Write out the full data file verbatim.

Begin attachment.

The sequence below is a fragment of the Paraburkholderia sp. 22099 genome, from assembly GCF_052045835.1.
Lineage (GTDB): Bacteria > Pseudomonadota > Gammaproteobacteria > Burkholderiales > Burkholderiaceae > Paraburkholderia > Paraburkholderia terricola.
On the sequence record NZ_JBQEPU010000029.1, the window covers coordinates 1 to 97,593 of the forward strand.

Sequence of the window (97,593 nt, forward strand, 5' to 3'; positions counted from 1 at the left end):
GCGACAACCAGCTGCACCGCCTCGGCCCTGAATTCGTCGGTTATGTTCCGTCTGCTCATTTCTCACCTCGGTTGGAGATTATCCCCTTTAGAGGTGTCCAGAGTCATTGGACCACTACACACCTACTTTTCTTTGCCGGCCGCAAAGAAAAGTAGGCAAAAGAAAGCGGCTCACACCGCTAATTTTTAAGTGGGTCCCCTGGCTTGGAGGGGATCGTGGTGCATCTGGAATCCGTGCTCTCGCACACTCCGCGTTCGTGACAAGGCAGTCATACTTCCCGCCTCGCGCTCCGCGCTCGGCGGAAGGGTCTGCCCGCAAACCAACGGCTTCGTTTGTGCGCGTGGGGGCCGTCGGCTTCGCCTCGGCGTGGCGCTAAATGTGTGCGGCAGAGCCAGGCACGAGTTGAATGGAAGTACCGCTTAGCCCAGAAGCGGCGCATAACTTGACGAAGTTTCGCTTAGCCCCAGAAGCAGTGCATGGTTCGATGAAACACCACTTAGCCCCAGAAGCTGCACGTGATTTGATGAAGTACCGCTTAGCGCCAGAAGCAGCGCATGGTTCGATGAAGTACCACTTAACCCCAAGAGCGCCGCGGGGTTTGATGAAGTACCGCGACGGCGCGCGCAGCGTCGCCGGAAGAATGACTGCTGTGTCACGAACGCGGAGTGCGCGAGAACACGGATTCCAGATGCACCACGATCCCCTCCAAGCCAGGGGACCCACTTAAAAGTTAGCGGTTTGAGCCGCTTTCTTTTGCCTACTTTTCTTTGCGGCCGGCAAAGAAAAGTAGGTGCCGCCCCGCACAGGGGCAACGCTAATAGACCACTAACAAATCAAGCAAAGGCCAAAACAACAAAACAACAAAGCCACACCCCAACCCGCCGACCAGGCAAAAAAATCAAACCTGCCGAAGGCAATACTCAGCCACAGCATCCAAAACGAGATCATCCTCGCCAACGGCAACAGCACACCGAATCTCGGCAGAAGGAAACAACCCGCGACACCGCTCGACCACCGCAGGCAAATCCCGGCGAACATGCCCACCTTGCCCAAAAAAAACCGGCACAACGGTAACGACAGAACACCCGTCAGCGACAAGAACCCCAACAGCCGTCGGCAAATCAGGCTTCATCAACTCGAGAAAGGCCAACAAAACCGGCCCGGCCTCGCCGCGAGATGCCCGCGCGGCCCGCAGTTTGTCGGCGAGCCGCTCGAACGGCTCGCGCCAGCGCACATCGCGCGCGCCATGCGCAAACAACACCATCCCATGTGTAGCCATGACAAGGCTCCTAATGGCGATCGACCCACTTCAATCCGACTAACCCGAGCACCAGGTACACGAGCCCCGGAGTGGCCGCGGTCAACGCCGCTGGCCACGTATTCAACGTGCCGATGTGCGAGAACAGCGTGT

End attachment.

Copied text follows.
The sequence below is a fragment of the Paraburkholderia sp. 22099 genome, from assembly GCF_052045835.1.
Lineage (GTDB): Bacteria > Pseudomonadota > Gammaproteobacteria > Burkholderiales > Burkholderiaceae > Paraburkholderia > Paraburkholderia terricola.
On the sequence record NZ_JBQEPU010000029.1, the window covers coordinates 1 to 97,593 of the forward strand.

Sequence of the window (97,593 nt, forward strand, 5' to 3'; positions counted from 1 at the left end):
GCGACAACCAGCTGCACCGCCTCGGCCCTGAATTCGTCGGTTATGTTCCGTCTGCTCATTTCTCACCTCGGTTGGAGATTATCCCCTTTAGAGGTGTCCAGAGTCATTGGACCACTACACACCTACTTTTCTTTGCCGGCCGCAAAGAAAAGTAGGCAAAAGAAAGCGGCTCACACCGCTAATTTTTAAGTGGGTCCCCTGGCTTGGAGGGGATCGTGGTGCATCTGGAATCCGTGCTCTCGCACACTCCGCGTTCGTGACAAGGCAGTCATACTTCCCGCCTCGCGCTCCGCGCTCGGCGGAAGGGTCTGCCCGCAAACCAACGGCTTCGTTTGTGCGCGTGGGGGCCGTCGGCTTCGCCTCGGCGTGGCGCTAAATGTGTGCGGCAGAGCCAGGCACGAGTTGAATGGAAGTACCGCTTAGCCCAGAAGCGGCGCATAACTTGACGAAGTTTCGCTTAGCCCCAGAAGCAGTGCATGGTTCGATGAAACACCACTTAGCCCCAGAAGCTGCACGTGATTTGATGAAGTACCGCTTAGCGCCAGAAGCAGCGCATGGTTCGATGAAGTACCACTTAACCCCAAGAGCGCCGCGGGGTTTGATGAAGTACCGCGACGGCGCGCGCAGCGTCGCCGGAAGAATGACTGCTGTGTCACGAACGCGGAGTGCGCGAGAACACGGATTCCAGATGCACCACGATCCCCTCCAAGCCAGGGGACCCACTTAAAAGTTAGCGGTTTGAGCCGCTTTCTTTTGCCTACTTTTCTTTGCGGCCGGCAAAGAAAAGTAGGTGCCGCCCCGCACAGGGGCAACGCTAATAGACCACTAACAAATCAAGCAAAGGCCAAAACAACAAAACAACAAAGCCACACCCCAACCCGCCGACCAGGCAAAAAAATCAAACCTGCCGAAGGCAATACTCAGCCACAGCATCCAAAACGAGATCATCCTCGCCAACGGCAACAGCACACCGAATCTCGGCAGAAGGAAACAACCCGCGACACCGCTCGACCACCGCAGGCAAATCCCGGCGAACATGCCCACCTTGCCCAAAAAAAACCGGCACAACGGTAACGACAGAACACCCGTCAGCGACAAGAACCCCAACAGCCGTCGGCAAATCAGGCTTCATCAACTCGAGAAAGGCCAACAAAACCGGCCCGGCCTCGCCGCGAGATGCCCGCGCGGCCCGCAGTTTGTCGGCGAGCCGCTCGAACGGCTCGCGCCAGCGCACATCGCGCGCGCCATGCGCAAACAACACCATCCCATGTGTAGCCATGACAAGGCTCCTAATGGCGATCGACCCACTTCAATCCGACTAACCCGAGCACCAGGTACACGAGCCCCGGAGTGGCCGCGGTCAACGCCGCTGGCCACGTATTCAACGTGCCGATGTGCGAGAACAGCGTGT